Health knowledge made personal
Join this community!
› Share page:
Go
Search posts:

Open letter to the NYS Early Intervention Program

Posted Feb 14 2013 2:46pm


It is important for families to understand how dysfunctional our municipal entities are in administering healthcare systems.  The current problems with the municipal early intervention program underscores ABC Therapeutics' commitment to providing private services for families through their own health insurance plans.  Still, there is a need for a municipal system that serves as a social safety net - I am just not sure if there will be any providers willing to work in those systems if things continue down this road.  -CJA


Brad Hutton, DirectorNew York State Department of Health
Bureau of Early Intervention
Empire State Plaza
Corning Tower, Room 287
Albany, NY 12237-0660
February 14, 2013

Dear Mr. Hutton:

I am in receipt of the recent email announcement regarding cut off dates for transfer of responsibility for early intervention billing from the Counties to the State that will be effective 4/1/13.

There is a concerning lack of information in this email given that there will be significant changes to the billing systems in the very near future.  In fact, I have not even received any kind of contract from NY State that will outline the new relationship that will begin in just 45 days.

Most importantly, the email states that information about billing methodology will be sent to providers in mid-March.  That will leave only two weeks' notice to interpret the guidelines and to develop systems for billing.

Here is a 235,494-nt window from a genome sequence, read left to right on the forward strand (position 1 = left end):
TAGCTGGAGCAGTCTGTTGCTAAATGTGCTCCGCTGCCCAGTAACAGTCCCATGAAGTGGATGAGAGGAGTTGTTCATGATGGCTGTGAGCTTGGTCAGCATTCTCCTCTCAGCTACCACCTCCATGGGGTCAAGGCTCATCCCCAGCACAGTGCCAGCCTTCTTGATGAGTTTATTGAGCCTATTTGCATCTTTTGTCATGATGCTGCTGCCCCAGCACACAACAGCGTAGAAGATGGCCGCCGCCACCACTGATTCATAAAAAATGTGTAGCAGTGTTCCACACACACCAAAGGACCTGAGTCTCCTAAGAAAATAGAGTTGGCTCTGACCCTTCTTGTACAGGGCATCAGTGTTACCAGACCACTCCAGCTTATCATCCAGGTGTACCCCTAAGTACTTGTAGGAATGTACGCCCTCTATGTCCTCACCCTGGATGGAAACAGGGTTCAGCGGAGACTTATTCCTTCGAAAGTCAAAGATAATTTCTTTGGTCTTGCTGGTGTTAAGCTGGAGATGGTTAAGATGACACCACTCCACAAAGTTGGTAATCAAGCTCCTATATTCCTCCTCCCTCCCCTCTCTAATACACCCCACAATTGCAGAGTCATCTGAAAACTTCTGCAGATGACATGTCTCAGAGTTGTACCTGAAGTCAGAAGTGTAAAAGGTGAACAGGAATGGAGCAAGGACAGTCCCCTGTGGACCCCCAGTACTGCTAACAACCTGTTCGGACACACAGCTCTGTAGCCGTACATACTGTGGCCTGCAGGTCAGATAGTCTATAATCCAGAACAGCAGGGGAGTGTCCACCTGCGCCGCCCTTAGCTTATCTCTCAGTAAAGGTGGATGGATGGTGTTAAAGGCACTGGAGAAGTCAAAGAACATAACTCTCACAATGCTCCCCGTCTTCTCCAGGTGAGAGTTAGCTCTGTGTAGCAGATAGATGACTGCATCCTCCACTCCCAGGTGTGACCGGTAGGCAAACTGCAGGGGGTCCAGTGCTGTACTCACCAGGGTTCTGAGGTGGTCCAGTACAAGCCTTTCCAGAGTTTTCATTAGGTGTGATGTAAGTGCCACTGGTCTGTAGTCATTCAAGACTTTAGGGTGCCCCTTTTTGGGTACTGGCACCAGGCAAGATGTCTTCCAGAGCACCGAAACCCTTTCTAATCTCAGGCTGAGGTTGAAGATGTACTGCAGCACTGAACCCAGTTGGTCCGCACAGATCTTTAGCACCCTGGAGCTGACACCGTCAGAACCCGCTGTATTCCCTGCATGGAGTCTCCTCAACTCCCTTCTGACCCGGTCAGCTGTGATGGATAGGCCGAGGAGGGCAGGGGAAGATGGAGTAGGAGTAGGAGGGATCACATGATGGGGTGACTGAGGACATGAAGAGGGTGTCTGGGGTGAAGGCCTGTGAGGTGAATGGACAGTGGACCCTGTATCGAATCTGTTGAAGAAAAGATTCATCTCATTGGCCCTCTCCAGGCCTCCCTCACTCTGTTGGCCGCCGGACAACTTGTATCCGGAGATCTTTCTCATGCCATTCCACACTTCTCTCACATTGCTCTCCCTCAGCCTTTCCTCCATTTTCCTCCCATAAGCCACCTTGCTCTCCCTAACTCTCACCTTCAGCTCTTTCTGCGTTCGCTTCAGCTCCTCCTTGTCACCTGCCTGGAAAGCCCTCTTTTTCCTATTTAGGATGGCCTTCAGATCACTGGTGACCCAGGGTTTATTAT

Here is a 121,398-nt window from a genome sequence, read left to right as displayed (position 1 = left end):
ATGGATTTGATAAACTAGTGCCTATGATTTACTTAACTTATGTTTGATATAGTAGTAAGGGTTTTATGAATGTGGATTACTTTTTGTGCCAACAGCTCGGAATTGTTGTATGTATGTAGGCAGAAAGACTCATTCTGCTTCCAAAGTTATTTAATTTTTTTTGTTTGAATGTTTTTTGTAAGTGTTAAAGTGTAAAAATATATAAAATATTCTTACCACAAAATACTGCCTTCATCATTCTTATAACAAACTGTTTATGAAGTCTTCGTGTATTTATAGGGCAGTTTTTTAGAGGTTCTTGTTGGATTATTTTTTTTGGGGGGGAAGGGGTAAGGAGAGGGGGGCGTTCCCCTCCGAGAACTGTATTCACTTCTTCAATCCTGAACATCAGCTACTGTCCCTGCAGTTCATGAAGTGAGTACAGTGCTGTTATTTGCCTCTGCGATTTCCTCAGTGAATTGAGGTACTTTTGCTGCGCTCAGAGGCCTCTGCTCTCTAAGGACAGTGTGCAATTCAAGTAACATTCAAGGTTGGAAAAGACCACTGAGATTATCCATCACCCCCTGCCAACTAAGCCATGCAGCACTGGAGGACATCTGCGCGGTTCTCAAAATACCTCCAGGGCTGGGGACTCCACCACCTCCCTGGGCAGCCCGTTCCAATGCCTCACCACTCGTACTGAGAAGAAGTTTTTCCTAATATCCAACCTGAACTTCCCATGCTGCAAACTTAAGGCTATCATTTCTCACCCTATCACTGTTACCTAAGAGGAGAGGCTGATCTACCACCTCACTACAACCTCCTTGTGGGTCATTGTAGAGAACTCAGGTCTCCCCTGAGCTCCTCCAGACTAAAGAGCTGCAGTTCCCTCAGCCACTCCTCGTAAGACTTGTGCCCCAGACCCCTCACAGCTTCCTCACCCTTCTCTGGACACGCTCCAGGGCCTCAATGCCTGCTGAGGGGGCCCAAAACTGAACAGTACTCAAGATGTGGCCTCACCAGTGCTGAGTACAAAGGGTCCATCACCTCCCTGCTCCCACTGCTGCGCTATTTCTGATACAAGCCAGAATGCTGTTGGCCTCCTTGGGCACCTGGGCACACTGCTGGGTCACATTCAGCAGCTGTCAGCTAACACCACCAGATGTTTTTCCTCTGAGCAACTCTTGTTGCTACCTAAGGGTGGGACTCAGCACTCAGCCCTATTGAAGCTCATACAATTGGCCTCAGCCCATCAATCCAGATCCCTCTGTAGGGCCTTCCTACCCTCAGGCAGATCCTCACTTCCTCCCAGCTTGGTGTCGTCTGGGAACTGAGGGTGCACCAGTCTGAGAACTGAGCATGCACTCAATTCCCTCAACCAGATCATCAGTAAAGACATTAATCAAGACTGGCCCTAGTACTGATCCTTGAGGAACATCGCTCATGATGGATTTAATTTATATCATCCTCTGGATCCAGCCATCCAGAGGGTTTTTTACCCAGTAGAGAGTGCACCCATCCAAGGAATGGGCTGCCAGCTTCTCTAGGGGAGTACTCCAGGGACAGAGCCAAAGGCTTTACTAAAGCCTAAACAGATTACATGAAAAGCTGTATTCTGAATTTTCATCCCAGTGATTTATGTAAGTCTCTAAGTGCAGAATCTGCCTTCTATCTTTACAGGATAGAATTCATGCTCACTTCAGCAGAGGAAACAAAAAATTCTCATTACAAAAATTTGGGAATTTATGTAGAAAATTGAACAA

I am an agency provider and I employ several therapists who work in the Early Intervention Program.  Payment delays are already routine and planned for given the known reimbursement cycle from the Counties.  The unknown billing system that will be implemented in 45 days by the State and unknown reimbursement cycle is a severe threat to the employment of many people who work for the Early Intervention Program.

I suspect that larger agency providers will be able to absorb the uncertainty of these times, but as you are aware, a very large number of small agency and individual providers are under threat.  No one can operate a small business under a situation where the billing methodology is unknown and the reimbursement cycle is unknown.

This lack of functional communication to the providers who serve the Early Intervention Program can place the system in jeopardy.  Even if large agencies are able to absorb payment delays it is unlikely that they will hire up all of the smaller providers who have to leave the system.  Shortages of providers is a real potential problem. 
 
Early intervention is just a fractional portion of my private practice, but I am concerned that it may soon be an even smaller portion because quite frankly I don't know how I am supposed to provide services to a program that seems to be taking steps to purposefully implode.  This has all the appearances of a planned demolition.

If it is not the government's intention to purposefully implode this program, I suggest delaying implementation of a new billing system and providing at least a 2 month window so providers can plan for and implement the new billing processes and plan for a possibly new reimbursement cycle.  I am not fighting the changes, sir; I am only interested in having a reasonable notice period so I can actually review the pending contract  and figure out how the new relationship will pragmatically work.  I want to continue employing people who will work under your program.  Will NY State allow this?

The provider community for the Early Intervention Program has been patiently waiting for guidance.   Two weeks' notice is unreasonable. 


Sincerely,

Christopher J. Alterio, Dr.OT, OTR
Owner, ABC Therapeutics
Post a comment
Write a comment:

Related Searches